Will Over 20% of the World’s Adults Be Obese by 2025?

It has been widely reported in the last few weeks that over 20% of adults worldwide will be physically obese by 2025 should current trends continue.

Obesity refers to individuals that are extremely overweight to the degree that it is becoming a serious burden on their health, and an immediate threat to their survival.

Reports on at this issue have emanated from a major global study, which indicates that a combination of sedentary lifestyles and declining diets will result in this major health crisis.

The study used data covering 19.2 million adults in 186 countries, which was then used to estimate the number of people falling into different body mass index (BMI) categories across the decades, from 1975 to 2014.

During that time, the average global BMI for men and women rose by the equivalent of a weight gain of 1.5kg per person, per decade.

It is also known that major English-speaking countries,including the UK, the US, Australia, Ireland and Canada, will be among the nations experiencing the highest rises in BMI.

Already, these five countries account for over 25% of the severely obese people on the planet.

In particular, in the United States it is anticipated that around 45% of the population will be obese by 2025.

Yet trends identified by the study indicates that areas of the world that are not currently associated with obesity, such as Central and South America, the Middle East and China, will also become fatter in the coming years.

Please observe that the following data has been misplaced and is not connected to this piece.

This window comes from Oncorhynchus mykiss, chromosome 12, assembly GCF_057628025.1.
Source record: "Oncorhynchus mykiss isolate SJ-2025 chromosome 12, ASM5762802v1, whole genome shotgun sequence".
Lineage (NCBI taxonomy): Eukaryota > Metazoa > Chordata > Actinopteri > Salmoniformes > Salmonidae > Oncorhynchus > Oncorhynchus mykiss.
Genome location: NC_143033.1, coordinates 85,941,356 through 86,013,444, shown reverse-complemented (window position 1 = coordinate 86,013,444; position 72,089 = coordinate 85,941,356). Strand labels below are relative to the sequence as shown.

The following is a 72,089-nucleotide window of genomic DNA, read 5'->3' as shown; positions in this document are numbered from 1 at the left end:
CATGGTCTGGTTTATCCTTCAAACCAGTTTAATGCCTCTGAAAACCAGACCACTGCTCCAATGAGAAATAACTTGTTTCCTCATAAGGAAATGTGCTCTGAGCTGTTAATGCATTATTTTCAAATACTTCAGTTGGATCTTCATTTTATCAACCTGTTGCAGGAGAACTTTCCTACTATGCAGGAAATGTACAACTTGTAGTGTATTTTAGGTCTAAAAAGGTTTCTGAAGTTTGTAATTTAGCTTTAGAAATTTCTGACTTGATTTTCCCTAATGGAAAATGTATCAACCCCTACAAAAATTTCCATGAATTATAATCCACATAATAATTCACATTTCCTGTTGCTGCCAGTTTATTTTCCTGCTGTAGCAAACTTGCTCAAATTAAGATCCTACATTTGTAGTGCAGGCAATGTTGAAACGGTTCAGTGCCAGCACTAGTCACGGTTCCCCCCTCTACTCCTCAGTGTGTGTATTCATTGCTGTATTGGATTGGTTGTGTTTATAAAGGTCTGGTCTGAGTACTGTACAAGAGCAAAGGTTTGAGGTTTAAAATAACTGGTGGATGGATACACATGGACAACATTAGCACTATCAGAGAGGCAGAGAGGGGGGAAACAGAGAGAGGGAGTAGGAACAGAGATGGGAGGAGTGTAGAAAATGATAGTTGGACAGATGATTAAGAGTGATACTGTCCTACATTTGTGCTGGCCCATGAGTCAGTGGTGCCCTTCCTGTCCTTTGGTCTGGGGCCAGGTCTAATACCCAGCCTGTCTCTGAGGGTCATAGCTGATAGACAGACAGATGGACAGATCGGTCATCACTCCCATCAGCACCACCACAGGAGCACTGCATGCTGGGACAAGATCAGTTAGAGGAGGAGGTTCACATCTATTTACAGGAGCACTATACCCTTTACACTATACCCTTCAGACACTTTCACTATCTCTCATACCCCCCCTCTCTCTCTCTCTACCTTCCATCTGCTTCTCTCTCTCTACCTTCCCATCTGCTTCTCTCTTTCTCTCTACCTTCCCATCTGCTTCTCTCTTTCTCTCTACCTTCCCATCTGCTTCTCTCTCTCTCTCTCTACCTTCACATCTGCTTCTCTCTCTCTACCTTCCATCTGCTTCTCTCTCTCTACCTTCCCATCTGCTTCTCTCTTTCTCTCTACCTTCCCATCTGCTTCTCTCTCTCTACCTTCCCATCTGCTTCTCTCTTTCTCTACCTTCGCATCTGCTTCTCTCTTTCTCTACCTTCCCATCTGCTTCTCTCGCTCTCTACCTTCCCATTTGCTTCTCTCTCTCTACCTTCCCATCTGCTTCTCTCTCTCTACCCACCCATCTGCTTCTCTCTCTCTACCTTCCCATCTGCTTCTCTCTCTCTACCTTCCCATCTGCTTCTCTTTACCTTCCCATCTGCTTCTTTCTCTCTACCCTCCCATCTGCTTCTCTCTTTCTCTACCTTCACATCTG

The study was carried out by researchers from many different institutions, led by Imperial College London, and was funded by The Wellcome Trust and Grand Challenges Canada, and has been published in the Lancet.

In the UK, the average BMI for men rose from 24.1 in 1975 to 27.4 in 2014. For women, BMI went from 23.4 to 27.

The rise for both sexes was about 1kg/m2 each decade, although that slowed to about 0.5kg/m2 from 2005-14. The UK has 6.8 million obese men – the eighth highest country in the world – and 7.7 million obese women – the eleventh highest country in the world.

China and the US now have the most obese people in the world, with the US having the most severely obese people of any country. China also comes second in the number of underweight men and women, after India.

The researchers also concluded that no country has more than a 50% chance of halting the growth of obesity on current trends, and the UK’s chances are between 0% and 25%.

There are two possible criticisms of this study. Firstly, it is known that BMI is not necessarily the best measure of fitness or ideal bodyweight.

And, secondly, the study does comprise valid data, but fails to account for the fact that many trends could influence the figures in the coming years, as people become more aware of the need to eat healthily and exercise.

Nonetheless, at the time of writing it is clear that the planet, never mind merely the UK, faces an absolutely massive obesity epidemic in the coming decade.


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